Peoria, Illinois,
12:13 PM

OSF OnCall launches remote monitoring program for infants-toddlers with RSV

Effort adds support for patients-parents, and frees up clinics and hospital beds

rpm for rsv

It’s the worst flu season in more than a decade. That, combined with an earlier and harsher season for another common virus RSV, has prompted OSF OnCall Digital Health to launch a no-cost, at-home monitoring program for RSV.

The collaborative effort with OSF clinical outpatient and hospital leaders will not only provide comfort and supportive care for patients and parents, it can also keep infants and toddlers out of the hospital. The remote patient monitoring (RPM) program is also in response to a state public health alert about a growing lack of pediatric ICU beds due to RSV.

RSV is the number one reason for hospitalization of children under age 1 in the United States. It can lead to bronchiolitis (inflammation of the small airways in the lung) and pneumonia (infection of the lungs), especially in babies.

However, Mary Stapel, MD, lead physician for Community Care for OSF HealthCare Saint Francis Medical Center says RSV can often be managed at home.

“For the more common cold type symptoms, we can recommend  conservative treatments at home: nasal saline with some suctioning, a cool mist humidifier you know, just kind of frequent, small feedings to optimize keeping that child hydrated.” 

Clinical Digital Care Supervisor Rose Smith, MSN, BSN, RN, says OSF OnCall was able to implement its 24/7 digitally enabled, at-home monitoring program for RSV quickly, because of its experience with similar efforts to help patients with chronic conditions such as diabetes and heart failure. In the first week of the RSV support program, more than 70 parents and caregivers have enrolled newborns and children up to age 5. Smith says they love it.

“They love having support anytime in the day, however they want to do it – text message, phone call, anything. They can send us pictures. We've really kind of taken that to tailor what parents need to feel comfortable taking their children home, you know, from a clinic; from the hospital during the scary time with RSV.”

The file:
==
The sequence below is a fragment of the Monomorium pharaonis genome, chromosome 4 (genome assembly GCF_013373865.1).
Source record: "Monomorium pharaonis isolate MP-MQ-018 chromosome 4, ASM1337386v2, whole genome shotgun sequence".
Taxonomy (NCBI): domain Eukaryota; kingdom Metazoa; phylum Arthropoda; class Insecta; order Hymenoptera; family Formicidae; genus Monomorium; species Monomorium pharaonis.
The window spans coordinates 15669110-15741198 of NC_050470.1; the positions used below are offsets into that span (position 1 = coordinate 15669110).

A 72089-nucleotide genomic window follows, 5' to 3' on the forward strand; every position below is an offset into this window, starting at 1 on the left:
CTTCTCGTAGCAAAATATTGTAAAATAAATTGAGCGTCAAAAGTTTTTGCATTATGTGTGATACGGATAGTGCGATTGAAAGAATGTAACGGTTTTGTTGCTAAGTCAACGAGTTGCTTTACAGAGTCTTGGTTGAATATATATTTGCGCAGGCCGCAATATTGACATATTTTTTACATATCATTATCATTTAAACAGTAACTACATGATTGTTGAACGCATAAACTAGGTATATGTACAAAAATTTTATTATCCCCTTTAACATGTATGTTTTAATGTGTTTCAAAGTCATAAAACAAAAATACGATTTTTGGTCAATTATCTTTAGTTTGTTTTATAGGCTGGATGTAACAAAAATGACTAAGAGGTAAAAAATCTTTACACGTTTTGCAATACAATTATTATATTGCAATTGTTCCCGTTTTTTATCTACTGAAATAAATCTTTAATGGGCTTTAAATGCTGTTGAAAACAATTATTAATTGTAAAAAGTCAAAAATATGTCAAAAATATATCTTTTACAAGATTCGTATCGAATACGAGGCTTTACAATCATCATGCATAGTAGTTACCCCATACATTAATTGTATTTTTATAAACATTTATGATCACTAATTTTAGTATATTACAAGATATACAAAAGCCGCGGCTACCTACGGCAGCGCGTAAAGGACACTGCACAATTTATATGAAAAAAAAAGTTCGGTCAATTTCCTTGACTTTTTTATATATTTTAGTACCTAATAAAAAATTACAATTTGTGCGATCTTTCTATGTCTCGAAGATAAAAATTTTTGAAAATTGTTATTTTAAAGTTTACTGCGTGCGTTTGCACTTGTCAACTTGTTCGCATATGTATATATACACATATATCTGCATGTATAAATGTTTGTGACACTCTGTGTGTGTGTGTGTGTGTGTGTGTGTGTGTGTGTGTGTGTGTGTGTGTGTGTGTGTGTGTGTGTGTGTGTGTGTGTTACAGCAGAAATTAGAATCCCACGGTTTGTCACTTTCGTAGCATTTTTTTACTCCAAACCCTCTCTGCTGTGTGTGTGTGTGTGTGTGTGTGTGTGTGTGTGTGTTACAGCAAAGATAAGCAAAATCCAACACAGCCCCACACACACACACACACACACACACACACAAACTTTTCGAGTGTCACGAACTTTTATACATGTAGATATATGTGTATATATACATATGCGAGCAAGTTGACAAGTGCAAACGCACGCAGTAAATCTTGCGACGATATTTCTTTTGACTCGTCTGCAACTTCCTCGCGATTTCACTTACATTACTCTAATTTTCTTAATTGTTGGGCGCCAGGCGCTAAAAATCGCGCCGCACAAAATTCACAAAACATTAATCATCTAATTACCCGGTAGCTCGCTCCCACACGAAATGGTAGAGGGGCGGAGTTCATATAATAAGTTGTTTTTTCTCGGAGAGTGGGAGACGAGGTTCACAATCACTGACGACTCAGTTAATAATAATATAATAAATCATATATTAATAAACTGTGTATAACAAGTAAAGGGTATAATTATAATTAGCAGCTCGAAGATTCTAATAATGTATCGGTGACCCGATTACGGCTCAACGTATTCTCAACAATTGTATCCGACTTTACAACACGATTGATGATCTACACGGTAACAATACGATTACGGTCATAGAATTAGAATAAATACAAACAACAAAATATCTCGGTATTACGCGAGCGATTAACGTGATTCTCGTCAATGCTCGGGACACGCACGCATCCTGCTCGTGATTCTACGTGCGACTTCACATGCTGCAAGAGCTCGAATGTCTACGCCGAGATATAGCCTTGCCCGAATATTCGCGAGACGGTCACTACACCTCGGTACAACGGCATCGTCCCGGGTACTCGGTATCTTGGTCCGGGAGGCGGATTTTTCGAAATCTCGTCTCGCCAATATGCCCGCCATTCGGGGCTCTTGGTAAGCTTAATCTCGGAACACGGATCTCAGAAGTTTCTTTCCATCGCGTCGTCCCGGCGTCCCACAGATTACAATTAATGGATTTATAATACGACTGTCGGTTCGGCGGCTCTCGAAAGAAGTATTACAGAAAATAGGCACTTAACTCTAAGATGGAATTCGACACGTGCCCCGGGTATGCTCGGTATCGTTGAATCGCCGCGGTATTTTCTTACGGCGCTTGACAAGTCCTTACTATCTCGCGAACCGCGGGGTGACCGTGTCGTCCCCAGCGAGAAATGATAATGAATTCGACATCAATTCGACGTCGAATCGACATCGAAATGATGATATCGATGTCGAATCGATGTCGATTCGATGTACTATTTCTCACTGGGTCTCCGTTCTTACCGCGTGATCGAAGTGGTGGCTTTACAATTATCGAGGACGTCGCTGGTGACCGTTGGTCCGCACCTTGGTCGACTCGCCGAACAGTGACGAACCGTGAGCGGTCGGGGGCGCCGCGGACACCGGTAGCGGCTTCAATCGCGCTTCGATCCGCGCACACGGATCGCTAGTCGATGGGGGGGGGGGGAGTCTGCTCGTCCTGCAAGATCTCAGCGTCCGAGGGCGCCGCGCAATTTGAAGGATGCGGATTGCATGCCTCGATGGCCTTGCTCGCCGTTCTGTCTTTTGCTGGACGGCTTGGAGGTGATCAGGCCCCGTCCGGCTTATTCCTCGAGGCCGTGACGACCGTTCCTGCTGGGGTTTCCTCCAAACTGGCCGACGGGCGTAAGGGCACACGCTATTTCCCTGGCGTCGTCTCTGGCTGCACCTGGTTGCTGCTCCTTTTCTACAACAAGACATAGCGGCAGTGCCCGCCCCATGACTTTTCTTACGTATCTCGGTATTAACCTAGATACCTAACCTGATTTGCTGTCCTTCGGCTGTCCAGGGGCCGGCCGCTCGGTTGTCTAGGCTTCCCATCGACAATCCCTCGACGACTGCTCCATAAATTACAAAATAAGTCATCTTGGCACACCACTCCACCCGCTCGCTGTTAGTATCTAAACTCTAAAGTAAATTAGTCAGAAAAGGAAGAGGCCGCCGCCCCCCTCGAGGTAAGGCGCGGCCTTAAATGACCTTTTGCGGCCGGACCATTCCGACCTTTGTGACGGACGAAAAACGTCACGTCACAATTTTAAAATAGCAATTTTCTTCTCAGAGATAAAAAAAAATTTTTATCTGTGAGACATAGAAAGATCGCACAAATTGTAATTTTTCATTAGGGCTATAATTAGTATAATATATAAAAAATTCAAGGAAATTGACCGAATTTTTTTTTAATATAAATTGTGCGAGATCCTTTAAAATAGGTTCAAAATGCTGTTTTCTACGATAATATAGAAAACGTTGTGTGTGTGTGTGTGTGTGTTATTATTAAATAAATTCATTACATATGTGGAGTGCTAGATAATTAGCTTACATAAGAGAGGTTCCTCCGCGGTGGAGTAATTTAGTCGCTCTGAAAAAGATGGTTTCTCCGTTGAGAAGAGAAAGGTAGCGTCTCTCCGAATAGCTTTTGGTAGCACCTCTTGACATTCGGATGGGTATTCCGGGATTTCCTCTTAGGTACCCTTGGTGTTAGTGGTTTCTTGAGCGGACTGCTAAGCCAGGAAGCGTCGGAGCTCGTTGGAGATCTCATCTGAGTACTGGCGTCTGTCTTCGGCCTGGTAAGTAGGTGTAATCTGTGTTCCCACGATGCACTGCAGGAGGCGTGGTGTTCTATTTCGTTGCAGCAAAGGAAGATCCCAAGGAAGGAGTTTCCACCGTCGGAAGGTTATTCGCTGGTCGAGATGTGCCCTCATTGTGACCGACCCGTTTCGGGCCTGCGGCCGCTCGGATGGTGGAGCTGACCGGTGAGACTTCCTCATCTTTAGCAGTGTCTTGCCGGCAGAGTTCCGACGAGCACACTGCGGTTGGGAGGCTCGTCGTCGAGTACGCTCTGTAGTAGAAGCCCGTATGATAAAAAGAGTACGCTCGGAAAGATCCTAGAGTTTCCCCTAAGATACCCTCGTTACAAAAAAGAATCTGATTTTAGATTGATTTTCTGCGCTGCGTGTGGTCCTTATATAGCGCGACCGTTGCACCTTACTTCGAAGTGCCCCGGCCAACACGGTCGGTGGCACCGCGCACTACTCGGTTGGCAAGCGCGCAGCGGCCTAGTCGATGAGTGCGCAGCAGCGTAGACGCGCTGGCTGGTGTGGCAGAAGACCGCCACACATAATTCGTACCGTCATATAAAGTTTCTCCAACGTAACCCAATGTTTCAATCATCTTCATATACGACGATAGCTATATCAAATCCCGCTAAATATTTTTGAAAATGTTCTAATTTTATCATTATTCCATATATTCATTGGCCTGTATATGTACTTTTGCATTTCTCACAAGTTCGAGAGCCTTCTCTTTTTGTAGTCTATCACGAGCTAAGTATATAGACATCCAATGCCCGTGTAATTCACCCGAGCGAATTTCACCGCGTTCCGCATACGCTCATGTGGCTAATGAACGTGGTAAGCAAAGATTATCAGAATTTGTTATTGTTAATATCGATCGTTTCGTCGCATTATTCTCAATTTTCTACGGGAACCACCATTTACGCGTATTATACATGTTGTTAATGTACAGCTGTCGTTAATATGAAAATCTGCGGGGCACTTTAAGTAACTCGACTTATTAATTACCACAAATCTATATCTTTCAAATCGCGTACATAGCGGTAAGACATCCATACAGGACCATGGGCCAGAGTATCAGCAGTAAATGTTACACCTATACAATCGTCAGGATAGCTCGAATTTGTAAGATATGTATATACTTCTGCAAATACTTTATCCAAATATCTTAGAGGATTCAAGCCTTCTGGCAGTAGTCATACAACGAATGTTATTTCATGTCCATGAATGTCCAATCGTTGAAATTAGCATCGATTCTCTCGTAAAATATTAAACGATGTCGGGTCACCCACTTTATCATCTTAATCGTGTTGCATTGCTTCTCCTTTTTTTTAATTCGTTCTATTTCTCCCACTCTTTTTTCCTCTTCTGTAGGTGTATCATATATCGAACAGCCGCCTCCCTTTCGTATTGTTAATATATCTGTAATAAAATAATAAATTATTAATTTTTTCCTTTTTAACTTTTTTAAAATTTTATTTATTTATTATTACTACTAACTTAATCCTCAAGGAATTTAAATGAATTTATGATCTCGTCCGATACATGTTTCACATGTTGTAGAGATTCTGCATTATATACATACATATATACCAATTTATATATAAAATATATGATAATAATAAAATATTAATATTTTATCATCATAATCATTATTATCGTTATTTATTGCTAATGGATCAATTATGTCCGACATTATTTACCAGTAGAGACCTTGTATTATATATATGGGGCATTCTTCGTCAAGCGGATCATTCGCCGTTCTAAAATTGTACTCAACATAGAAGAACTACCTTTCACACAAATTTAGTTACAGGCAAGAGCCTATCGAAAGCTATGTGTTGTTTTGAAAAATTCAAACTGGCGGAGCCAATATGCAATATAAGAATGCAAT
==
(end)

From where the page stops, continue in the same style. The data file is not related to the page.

OSF OnCall providers and at-home caregivers use a software application that provides education or digital prompts to report relevant signs/symptoms over 10 days. Smith says upon enrollment, parents receive a care kit for at-home use from their provider following a visit or a digital community health worker can deliver one.

“We have a pulse oximeter to monitor oxygen levels and their heart rate and then we have a thermometer and then we also provide saline spray, and then a bulb syringe. A lot of parents, when their babies are born, they use them in the hospital, but they might not know that they can use them to help relieve any secretions especially before feeding their children.”

Smith adds, it’s also important to clear the nose before a nap or bedtime.  Parents or guardians also receive step-by-step written instructions as well as a video demonstration for how to use what’s provided in the kit.

The OnCall RSV RPM program is for anyone in Illinois or Michigan. Patients must have a positive RSV test or an RSV diagnosis to qualify. Referrals can be made by providers in a hospital emergency department, OSF OnCall Urgent Care, OSF PromptCare, medical offices, or following hospital discharge.

Smith says parents who have a child in the program can request a video visit at any time. The nursing staff will also recommend a video visit if needed.

“If they think their child looks off, we just have another set of eyes. The providers will look at it (to see if they need higher level of care). Sometimes our nurses can tell the parents you know, ‘We think they need to be seen. Can we do a video visit just before you take your child out especially now that it's colder out?’ You know, we don't want them if they're having trouble breathing to go outside, but we really just focus on what works best to still get them the care that they need.” 

Respiratory-related complaints made up half of all hospital emergency department visits at OSF in November, totaling 9,383 patients. Nearly 40% of those were infants and children.

At OSF HealthCare and across the country, there is concern that indoor holiday gatherings could accelerate the transmission of RSV, the flu and COVID-19, spreading hospitals and their staff thin. Some pediatric groups have been urging the federal government to declare a public health emergency in response to the surge in RSV and other respiratory illnesses. Dr. Stapel, says the three viruses have already impacted staffing across the country.

“It's not only a hard time with staffing already, but you add the holidays, you add illness, and so I think it's going to be a challenge and I think we're already doing this here, but I think preparing for what that surge, ongoing surge with staffing, and what surge capacity looks like … it's an important thing for every institution.” 

If you suspect your child has symptoms of RSV that don’t appear life-threatening, you can reach out to your pediatrician or primary care provider.

Video clips with Dr. Mary Stapel, lead physician for Community Care for OSF HealthCare Saint Francis Medical Center 

View Dr Mary Stapel-Preparing for after-holiday surge
Dr Mary Stapel-Preparing for after-holiday surge
View Dr Mary Stapel-At home treatment is appropriate for many patients
Dr Mary Stapel-At home treatment is appropriate for many patients

Video clips with nurse Rose Smith, Clinical Digital Care supervisor

View Rose Smith-Provides reassurance
Rose Smith-Provides reassurance
View Rose Smith-Parents receive at home care kit
Rose Smith-Parents receive at home care kit
View Rose Smith-Video visits are an option
Rose Smith-Video visits are an option

B-roll for emote monitoring for infants-children with RSV

B-roll for RPM for pediatric viruses